A Death of a Salesman
A Death of a Salesman is a post war, modern drama published in 1949, dealing with the American society in the phase of the excessive domination of the economic world over the political, where consumerism, materialism and capitalism were changing the country, the society and the old tenets. Arthur Miller, the realist American playwright, who rejected oppression, was keen on reflecting the society particularly at that time, in relation to the American Dream and the deterioration in the use of it, keeping an eye on the changing philosophy of success and how a dream may turn into a nightmare.
Miller mingled the realism and the expressionism schools; he portrayed reality in an objective way with ordinary middle class people, where characters are more important than actions and ethical issues are at risk, and expressed in a diction filled with colloquialism. But he used some expressionist techniques, such as day dreams showing the protagonist’s sufferings and the failure of social values.
In the main definition of the American Dream by Historian James Adams “that dream of a land in which life should be better and richer and fuller for everyone, with opportunity for each according to ability or achievement”.
Things were different at that time, and it actually had a noble goal, but soon afterwards people started to misuse it, as a result the philosophy of success took a different lane, and the materialistic world overpowered the life of the people. Miller pictured this in the family of Willy Loman, and represented their financial strata by the name (low-man), and by important lines in the play:”once in my life I would like to own something outright before its broken! I’m always in a race with the junkyard! I just finished paying for the car and it’s on its last legs. The refrigerator consumes belts like a goddam maniac. They time those things. They time them so when you finally paid for them, they are used up”. The life of people was just like a race, them running to get anything they need or don’t need and spend their life paying for it. All of this evolved a gap between the American Dream and how people practice it; this changed America from the land of dreams and achievements to the land of devastation.
Miller introduces the tragic hero in a contemporary approach, to follow realism, keeping only a few things from the old tragic hero definitions, he presented in the play the shift from individualism to social conformity in the industrial progress that was witnessed along with the shift in social and economic values. Willy Loman who’s presented as a modern tragic hero in order to comply with the age, nobody will understand a nonrealistic character. Hence, he has to be persuasive. However, he lives in the past grasping to old values of individualism.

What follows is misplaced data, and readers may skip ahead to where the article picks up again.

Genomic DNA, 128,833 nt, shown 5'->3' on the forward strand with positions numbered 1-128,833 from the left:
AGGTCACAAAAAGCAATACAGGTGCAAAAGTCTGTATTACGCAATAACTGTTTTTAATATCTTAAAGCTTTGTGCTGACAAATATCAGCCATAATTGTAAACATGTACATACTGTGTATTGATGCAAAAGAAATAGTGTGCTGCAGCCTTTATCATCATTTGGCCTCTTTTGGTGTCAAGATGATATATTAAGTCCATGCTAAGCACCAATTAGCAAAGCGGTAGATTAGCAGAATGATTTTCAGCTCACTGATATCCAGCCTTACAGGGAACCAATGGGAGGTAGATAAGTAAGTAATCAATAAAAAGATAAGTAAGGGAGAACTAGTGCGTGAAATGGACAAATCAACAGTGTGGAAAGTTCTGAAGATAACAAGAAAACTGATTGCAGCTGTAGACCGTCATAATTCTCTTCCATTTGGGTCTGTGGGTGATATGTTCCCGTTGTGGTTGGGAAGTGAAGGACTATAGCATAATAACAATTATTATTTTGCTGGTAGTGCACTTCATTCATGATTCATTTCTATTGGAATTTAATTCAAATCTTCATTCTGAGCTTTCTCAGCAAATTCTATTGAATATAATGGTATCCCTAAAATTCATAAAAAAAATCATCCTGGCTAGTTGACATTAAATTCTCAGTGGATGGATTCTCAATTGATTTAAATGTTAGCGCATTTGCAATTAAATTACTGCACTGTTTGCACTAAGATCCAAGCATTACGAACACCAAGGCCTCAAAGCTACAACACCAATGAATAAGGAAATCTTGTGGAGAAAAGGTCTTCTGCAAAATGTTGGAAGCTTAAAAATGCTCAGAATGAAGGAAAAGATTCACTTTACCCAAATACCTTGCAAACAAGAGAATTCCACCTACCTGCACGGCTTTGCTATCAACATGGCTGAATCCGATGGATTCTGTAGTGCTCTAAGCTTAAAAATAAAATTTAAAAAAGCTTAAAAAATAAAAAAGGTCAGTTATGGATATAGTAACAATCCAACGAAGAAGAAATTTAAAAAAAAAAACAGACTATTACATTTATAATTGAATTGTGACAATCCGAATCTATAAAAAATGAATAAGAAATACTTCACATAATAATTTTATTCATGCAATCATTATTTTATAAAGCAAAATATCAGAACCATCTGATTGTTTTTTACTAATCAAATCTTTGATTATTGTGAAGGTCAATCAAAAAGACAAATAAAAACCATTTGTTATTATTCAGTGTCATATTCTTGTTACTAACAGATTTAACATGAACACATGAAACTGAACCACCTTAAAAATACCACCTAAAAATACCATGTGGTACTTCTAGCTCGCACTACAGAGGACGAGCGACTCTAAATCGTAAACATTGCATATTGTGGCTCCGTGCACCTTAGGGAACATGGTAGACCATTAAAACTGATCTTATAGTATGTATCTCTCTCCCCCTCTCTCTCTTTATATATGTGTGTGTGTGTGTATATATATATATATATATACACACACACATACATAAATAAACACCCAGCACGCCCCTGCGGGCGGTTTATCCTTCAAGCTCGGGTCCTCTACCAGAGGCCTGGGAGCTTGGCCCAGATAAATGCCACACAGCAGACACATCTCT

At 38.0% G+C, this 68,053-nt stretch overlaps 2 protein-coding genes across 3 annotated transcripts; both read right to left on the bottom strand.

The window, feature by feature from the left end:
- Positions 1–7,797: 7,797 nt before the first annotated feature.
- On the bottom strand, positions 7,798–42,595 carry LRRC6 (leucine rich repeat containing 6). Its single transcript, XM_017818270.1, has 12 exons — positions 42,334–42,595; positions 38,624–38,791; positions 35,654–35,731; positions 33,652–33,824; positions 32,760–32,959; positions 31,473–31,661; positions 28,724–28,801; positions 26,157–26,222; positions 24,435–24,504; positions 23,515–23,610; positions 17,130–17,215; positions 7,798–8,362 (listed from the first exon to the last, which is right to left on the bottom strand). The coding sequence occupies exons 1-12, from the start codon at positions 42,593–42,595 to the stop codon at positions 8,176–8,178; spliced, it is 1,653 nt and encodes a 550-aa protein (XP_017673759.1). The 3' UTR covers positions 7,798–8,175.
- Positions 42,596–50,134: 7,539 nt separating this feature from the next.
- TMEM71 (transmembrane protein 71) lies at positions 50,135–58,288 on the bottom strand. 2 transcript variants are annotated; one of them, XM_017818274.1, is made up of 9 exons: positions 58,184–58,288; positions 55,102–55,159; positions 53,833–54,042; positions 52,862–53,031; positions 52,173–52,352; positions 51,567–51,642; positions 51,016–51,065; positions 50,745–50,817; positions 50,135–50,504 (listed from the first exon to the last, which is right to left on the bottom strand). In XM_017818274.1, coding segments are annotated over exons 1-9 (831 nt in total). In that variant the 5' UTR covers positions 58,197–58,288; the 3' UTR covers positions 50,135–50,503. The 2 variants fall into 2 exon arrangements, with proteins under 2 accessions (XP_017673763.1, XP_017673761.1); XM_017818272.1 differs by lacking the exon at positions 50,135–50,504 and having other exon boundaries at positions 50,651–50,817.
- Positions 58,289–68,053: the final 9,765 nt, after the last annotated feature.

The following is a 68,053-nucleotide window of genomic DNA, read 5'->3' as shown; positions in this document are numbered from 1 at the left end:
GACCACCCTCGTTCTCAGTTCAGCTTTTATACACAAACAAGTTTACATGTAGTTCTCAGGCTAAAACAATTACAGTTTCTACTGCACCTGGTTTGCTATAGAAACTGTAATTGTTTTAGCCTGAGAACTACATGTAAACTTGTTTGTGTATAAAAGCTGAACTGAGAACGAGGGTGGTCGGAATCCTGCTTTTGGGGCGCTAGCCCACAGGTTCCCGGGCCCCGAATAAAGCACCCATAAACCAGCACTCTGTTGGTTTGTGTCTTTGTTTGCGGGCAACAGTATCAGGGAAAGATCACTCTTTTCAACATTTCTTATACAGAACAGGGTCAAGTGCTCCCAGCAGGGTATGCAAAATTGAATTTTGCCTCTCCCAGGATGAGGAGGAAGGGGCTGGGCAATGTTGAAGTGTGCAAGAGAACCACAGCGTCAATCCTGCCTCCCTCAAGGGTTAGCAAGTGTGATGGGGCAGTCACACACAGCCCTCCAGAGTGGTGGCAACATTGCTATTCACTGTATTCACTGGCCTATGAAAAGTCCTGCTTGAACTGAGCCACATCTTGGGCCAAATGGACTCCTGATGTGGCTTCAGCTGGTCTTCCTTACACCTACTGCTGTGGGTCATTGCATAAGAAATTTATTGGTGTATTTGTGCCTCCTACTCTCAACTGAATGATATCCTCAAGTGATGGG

Moreover, he refused to follow any of the success ideals around him like Charlie and Ben who combined old and new values, and locked himself in the old ways to success clinging to the profession of a salesman as it’s a life achievement, rejecting to cope with reality, as a consequence of this he’s never there. He was influenced long ago by a salesman named Dave Singleman and was impressed by his life. “And when I saw that, I realized that selling was the greatest career a man could want”. In addition to this, Willy raised his children from a very young age that being loved, well liked, famous and having a charismatic personality is the way to success, which is at the end of the day a wrong fallacy of success which appear to be true but it’s ultimately inaccurate.
Although Willy chose this life refusing any attempt to change, still he’s a victim of capitalism, after all of these years, he’s still paying off his debts, wandering what went wrong in his plans. Willy tried to transfer his dreams to his son Biff, who already had seen reality and the deception, which caused father son quarrels all the time.
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